Tonight we saw THE PRINCESS AND THE FROG, which marks Disney's successful return to 2D animation. We found the movie very enjoyable and worthwhile. The film may not rank alongside the greatest of Disney's animation of the last two decades (i.e., THE LITTLE MERMAID, BEAUTY AND THE BEAST), but it's a very worthy entry in the Disney animation pantheon, holding its own alongside titles like POCAHONTAS and THE EMPEROR'S NEW GROOVE.
The film has a unique, appealing setting in the New Orleans of the early 20th Century, a world of mansions, gumbo, riverboats, beignets, streetcars, and jazz. Tiana (winningly voiced by Anika Noni Rose of DREAMGIRLS) works double shifts as a waitress, saving every penny to finance her dream of opening her own restaurant. One evening, as it appears her plans may be falling apart, she meets a frog (Bruno Campos) who begs her to kiss him and turn him back into a human; alas, since Tiana isn't a princess, she can't break the spell and turns into a frog herself!
The frog is actually a prince named Naveen, and he and Tiana set out to find someone who can turn them back into humans, aided by a jazz-loving alligator named Louis (Michael-Leon Wooley) and a firefly named Ray (Jim Cummings).
The voice cast also includes Oprah Winfrey and Terrence Howard as Tiana's parents and John Goodman as the father of Tiana's friend Charlotte.
As pointed out yesterday at Big Hollywood, the movie's viewpoint is bracingly conservative, celebrating the value of hard work and the American dream. I very much appreciated this aspect of the film. It's not enough to just wish upon a star -- you also have to work hard to make your wishes come true.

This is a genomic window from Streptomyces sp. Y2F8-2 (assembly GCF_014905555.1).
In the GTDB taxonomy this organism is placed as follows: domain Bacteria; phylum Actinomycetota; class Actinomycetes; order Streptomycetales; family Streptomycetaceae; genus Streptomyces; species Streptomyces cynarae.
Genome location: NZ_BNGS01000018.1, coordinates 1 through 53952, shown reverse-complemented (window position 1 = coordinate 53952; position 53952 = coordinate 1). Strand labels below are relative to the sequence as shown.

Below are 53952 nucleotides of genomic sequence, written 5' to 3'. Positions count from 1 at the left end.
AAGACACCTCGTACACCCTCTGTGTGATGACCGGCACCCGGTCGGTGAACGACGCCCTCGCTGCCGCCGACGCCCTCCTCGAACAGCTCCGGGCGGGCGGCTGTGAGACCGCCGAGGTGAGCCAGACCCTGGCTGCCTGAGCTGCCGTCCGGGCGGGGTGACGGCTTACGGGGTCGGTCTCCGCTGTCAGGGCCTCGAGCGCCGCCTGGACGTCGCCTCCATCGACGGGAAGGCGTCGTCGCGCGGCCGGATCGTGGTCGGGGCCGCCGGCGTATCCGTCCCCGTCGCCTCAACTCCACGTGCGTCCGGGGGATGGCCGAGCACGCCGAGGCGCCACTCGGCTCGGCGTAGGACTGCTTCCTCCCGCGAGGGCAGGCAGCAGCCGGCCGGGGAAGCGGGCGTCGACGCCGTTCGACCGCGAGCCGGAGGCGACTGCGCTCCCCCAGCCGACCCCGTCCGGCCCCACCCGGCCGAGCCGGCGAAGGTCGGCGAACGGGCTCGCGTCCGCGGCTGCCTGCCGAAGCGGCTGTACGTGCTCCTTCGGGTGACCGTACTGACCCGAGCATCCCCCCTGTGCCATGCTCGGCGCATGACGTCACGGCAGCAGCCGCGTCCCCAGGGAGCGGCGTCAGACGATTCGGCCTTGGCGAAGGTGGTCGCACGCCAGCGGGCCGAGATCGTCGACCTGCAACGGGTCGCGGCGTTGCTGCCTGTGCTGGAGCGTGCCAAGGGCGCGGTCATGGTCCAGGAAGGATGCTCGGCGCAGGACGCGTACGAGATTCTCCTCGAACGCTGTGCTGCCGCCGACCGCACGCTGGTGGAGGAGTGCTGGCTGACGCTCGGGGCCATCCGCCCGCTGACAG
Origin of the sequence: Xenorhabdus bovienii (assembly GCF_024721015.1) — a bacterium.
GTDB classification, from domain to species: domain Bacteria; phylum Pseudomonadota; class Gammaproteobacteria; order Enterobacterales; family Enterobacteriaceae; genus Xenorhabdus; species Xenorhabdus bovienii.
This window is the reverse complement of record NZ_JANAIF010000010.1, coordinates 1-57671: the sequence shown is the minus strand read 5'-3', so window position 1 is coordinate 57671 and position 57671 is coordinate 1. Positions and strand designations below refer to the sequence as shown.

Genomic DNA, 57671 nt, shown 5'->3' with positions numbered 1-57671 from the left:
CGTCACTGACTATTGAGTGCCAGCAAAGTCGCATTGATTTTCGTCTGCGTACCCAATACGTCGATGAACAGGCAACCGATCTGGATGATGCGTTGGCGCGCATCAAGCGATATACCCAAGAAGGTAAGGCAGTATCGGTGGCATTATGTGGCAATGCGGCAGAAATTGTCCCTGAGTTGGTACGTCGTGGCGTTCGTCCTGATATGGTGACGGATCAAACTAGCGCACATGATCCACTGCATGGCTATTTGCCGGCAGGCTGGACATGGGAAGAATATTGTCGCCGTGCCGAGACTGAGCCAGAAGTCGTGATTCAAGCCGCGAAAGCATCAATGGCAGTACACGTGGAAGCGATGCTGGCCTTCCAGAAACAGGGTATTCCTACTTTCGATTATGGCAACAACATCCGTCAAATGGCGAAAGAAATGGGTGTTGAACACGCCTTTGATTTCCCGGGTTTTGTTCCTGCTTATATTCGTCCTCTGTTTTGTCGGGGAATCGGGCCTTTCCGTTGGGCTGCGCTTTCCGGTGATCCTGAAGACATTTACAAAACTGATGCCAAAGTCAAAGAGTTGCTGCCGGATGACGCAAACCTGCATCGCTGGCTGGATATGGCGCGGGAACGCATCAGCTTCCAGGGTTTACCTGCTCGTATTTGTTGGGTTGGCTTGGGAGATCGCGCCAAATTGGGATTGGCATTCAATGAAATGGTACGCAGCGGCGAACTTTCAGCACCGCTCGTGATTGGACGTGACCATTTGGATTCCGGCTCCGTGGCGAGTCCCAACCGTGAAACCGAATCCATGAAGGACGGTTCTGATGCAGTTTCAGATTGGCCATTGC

One of the other things I really liked about the movie was the handling of the character Charlotte (Jennifer Cody). I expected Lottie to turn out to be the stereotypical "wicked stepsister" character -- Lottie's not related to Tiana, but I refer to that fairy tale "type" -- and the filmmakers took her in a refreshingly different direction.
As a Disneyland fan, I also enjoyed the incorporation of a riverboat which looks like Disneyland's Mark Twain into the movie. We're looking forward to seeing Tiana's Showboat Jubilee, perhaps as soon as next week.
Fair warning, the film has one of the most beautifully poignant sequences in all of Disney animation -- if you're a sentimentalist, as I am, prepare for waterworks.
My biggest complaint about the film is that I didn't care for the villain, Dr. Facilier, aka "the Shadow Man" (voiced by Keith David), being involved with voodoo; his references to "my friends on the Other Side" creeped me out. I wish Disney had stuck with a villain who was simply mean, but given the story's New Orleans setting, I guess it was inevitable. The closest Disney comparison to Dr. Facilier may be Jafar from ALADDIN. The villain's final scenes will very possibly be disturbing to young children, for multiple reasons; parental caution is advised. Perhaps it wouldn't be a Disney movie if there weren't darker elements mixed into the story -- Bambi's mother, anyone?
The movie's score is by Randy Newman. My favorite songs were "Down in New Orleans" and "Almost There." (In a nice nod to another Newman Disney score, at one point you can hear a bit of "You've Got a Friend in Me" in the background.) Just as when we saw ENCHANTED (2007), after the movie we walked over to Barnes & Noble and bought the soundtrack. Modern technology being what it is, we'll be taking turns loading it into iTunes accounts on various family computers (grin).
THE PRINCESS AND THE FROG was directed by Ron Clements and John Musker, who both have long histories in Disney animation. The film runs 97 minutes.
A trailer is here.
The L.A. Times and USA Today were among the papers which published positive reviews. Leonard Maltin was also enthused, calling it "tuneful, entertaining, great-looking, hip, funny."
Recommended as very solid Disney filmmaking. I'm looking forward to more 2D animation in Disney's future, just as John Lasseter promised nearly four years ago.